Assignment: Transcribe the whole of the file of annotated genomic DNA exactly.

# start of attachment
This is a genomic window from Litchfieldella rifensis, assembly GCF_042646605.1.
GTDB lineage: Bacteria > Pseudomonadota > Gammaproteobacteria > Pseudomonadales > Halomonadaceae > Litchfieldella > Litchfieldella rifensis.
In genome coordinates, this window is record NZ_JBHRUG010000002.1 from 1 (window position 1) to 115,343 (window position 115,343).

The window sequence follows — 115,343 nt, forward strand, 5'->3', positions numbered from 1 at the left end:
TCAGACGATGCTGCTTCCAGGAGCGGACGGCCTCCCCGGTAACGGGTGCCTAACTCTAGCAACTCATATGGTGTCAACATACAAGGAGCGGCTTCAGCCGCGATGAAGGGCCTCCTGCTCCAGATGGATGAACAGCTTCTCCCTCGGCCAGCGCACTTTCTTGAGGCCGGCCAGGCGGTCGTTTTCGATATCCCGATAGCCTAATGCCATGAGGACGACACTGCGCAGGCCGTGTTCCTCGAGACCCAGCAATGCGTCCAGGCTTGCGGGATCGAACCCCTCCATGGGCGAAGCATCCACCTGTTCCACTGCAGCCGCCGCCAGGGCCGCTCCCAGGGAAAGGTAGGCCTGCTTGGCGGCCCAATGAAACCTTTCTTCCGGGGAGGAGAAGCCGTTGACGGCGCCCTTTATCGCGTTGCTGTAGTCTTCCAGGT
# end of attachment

This is a genomic window from Litchfieldella rifensis, assembly GCF_042646605.1.
GTDB lineage: Bacteria > Pseudomonadota > Gammaproteobacteria > Pseudomonadales > Halomonadaceae > Litchfieldella > Litchfieldella rifensis.
In genome coordinates, this window is record NZ_JBHRUG010000002.1 from 1 (window position 1) to 115,343 (window position 115,343).

The window sequence follows — 115,343 nt, forward strand, 5'->3', positions numbered from 1 at the left end:
TCAGACGATGCTGCTTCCAGGAGCGGACGGCCTCCCCGGTAACGGGTGCCTAACTCTAGCAACTCATATGGTGTCAACATACAAGGAGCGGCTTCAGCCGCGATGAAGGGCCTCCTGCTCCAGATGGATGAACAGCTTCTCCCTCGGCCAGCGCACTTTCTTGAGGCCGGCCAGGCGGTCGTTTTCGATATCCCGATAGCCTAATGCCATGAGGACGACACTGCGCAGGCCGTGTTCCTCGAGACCCAGCAATGCGTCCAGGCTTGCGGGATCGAACCCCTCCATGGGCGAAGCATCCACCTGTTCCACTGCAGCCGCCGCCAGGGCCGCTCCCAGGGAAAGGTAGGCCTGCTTGGCGGCCCAATGAAACCTTTCTTCCGGGGAGGAGAAGCCGTTGACGGCGCCCTTTATCGCGTTGCTGTAGTCTTCCAGGT